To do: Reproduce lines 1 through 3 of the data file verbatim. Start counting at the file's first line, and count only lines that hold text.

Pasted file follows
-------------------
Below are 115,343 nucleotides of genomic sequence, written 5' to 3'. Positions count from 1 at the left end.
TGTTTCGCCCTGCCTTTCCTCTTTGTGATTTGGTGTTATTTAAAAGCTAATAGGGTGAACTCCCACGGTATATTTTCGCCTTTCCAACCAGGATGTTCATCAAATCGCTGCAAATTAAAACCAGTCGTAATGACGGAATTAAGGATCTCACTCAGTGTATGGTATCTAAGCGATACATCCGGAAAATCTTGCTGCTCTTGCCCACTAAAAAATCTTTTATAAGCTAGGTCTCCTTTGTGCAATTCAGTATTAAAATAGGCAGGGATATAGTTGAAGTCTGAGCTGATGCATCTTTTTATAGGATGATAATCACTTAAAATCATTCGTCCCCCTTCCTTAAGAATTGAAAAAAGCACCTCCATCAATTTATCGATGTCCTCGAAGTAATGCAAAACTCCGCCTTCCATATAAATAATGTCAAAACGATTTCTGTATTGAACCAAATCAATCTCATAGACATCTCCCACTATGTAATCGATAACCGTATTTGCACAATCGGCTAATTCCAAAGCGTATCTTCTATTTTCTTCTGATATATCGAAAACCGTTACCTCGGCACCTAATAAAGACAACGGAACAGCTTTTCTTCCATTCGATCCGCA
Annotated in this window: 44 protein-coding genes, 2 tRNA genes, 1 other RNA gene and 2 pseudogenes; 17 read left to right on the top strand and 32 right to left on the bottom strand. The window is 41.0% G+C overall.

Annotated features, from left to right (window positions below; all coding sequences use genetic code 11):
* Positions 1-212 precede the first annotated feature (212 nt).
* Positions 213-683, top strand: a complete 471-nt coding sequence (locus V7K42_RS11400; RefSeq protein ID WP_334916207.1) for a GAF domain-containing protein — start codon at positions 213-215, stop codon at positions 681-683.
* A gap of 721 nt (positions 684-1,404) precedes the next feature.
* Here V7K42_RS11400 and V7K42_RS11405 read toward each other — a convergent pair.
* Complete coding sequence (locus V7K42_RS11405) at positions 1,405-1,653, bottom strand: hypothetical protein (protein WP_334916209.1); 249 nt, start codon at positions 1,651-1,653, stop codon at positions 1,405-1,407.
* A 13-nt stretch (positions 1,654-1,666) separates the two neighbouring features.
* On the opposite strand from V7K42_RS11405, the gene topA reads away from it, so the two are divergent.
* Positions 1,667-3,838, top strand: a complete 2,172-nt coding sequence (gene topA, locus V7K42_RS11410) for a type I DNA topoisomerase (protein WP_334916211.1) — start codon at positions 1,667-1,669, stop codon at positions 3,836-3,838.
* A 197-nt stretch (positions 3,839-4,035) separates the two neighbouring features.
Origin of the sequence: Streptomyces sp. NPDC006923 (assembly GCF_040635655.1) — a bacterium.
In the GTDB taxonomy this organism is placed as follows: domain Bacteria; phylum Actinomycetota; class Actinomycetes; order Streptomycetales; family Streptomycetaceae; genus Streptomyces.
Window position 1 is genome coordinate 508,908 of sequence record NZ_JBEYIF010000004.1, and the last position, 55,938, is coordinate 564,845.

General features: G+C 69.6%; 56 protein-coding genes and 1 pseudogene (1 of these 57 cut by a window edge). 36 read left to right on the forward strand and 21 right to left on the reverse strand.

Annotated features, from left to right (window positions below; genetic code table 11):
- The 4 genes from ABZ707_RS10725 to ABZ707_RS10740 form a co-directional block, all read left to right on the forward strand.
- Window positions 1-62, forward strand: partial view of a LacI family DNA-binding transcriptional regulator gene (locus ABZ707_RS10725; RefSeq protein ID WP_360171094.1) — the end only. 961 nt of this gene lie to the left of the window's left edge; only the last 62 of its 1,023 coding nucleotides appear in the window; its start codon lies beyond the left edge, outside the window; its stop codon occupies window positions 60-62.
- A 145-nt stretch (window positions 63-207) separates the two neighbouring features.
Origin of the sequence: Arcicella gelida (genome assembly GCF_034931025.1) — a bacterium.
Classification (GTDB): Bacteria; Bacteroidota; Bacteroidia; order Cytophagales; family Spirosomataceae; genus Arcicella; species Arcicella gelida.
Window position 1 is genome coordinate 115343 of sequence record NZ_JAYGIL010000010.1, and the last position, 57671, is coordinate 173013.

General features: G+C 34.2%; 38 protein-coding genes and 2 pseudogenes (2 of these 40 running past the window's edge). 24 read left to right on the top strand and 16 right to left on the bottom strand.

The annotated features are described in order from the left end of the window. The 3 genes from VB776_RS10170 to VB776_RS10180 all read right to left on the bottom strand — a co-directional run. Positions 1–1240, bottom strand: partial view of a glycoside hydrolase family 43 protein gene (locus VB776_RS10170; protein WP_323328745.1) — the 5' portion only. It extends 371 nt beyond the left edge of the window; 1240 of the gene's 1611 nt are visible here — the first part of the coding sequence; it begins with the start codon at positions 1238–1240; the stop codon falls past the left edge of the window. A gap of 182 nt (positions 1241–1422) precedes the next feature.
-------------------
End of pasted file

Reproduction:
Below are 115,343 nucleotides of genomic sequence, written 5' to 3'. Positions count from 1 at the left end.
TGTTTCGCCCTGCCTTTCCTCTTTGTGATTTGGTGTTATTTAAAAGCTAATAGGGTGAACTCCCACGGTATATTTTCGCCTTTCCAACCAGGATGTTCATCAAATCGCTGCAAATTAAAACCAGTCGTAATGACGGAATTAAGGATCTCACTCAGTGTATGGTATCTAAGCGATACATCCGGAAAATCTTGCTGCTCTTGCCCACTAAAAAATCTTTTATAAGCTAGGTCTCCTTTGTGCAATTCAGTATTAAAATAGGCAGGGATATAGTTGAAGTCTGAGCTGATGCATCTTTTTATAGGATGATAATCACTTAAAATCATTCGTCCCCCTTCCTTAAGAATTGAAAAAAGCACCTCCATCAATTTATCGATGTCCTCGAAGTAATGCAAAACTCCGCCTTCCATATAAATAATGTCAAAACGATTTCTGTATTGAACCAAATCAATCTCATAGACATCTCCCACTATGTAATCGATAACCGTATTTGCACAATCGGCTAATTCCAAAGCGTATCTTCTATTTTCTTCTGATATATCGAAAACCGTTACCTCGGCACCTAATAAAGACAACGGAACAGCTTTTCTTCCATTCGATCCGCA
Annotated in this window: 44 protein-coding genes, 2 tRNA genes, 1 other RNA gene and 2 pseudogenes; 17 read left to right on the top strand and 32 right to left on the bottom strand. The window is 41.0% G+C overall.